Over the past century, a string of devastating earthquakes rocked Turkey, killing more than 80,000 people. Two of the largest events, the 1939 Erzincan earthquake and the 1999 İzmit and Düzce earthquake pair, killed 32,700 and 18,000 people, respectively. According to new research by Ergintav et al., the most significant seismic hazard—potentially up to a magnitude 7.2 event—is most likely posed by a section of fault centered just a few dozen kilometers south of Istanbul, home to more than 14 million people.
The Erzincan, İzmit, and Düzce earthquakes were just three in a string of more than a dozen major ruptures of the North Anatolian Fault, a major seismic system that runs east–west across northern Turkey. As previous research has shown, over the past century, the epicenters of major earthquakes on the North Anatolian Fault have been steadily creeping westward.
Using 20 years of GPS ground motion observations, the authors modeled the accumulation of seismic strain in the North Anatolian fault system. Their calculations give an indication of where the next big earthquake is likely to hit. The authors suggest that a stretch of the fault system near the Prince Islands, an archipelago in the Sea of Marmara just south of Istanbul, is the most likely candidate. They found that the region is seismically locked—it should be slipping about 10 to 15 millimeters each year, but it is not.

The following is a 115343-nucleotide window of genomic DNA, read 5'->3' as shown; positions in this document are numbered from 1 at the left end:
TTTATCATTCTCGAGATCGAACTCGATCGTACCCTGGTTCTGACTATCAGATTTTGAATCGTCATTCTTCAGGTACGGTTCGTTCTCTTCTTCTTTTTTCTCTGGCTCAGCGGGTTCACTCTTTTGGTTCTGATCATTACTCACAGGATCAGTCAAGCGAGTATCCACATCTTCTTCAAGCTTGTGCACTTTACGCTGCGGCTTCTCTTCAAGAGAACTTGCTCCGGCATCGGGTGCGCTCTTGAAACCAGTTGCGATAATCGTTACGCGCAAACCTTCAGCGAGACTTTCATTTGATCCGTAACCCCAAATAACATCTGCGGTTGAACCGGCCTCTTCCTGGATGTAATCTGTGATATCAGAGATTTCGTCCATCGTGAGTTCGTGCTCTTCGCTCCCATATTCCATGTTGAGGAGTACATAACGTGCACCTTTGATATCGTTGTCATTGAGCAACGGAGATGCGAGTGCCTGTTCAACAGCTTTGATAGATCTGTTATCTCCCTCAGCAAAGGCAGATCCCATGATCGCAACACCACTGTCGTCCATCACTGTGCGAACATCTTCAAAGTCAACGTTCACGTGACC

Previously, researchers suggested that a stretch of the fault system much farther west, out in the Sea of Marmara, was the most likely candidate for an impending earthquake. The authors’ observations suggest that this region is not accumulating stress. The authors’ research, then, moves the most likely location for a major earthquake closer to Istanbul.
The last time the fault section near the Prince Islands ruptured, in 1766, it caused massive damage to Istanbul. (Geophysical Research Letters, doi:10.1002/2014GL060985, 2014)
—Colin Schultz, Freelance Writer
Citation: Schultz, C. (2015), Seismic stress modeling puts Istanbul in the crosshairs, Eos, 96, doi:10.1029/2015EO025213. Published on 3 March 2015.
Text © 2015. The authors. CC BY-NC 3.0
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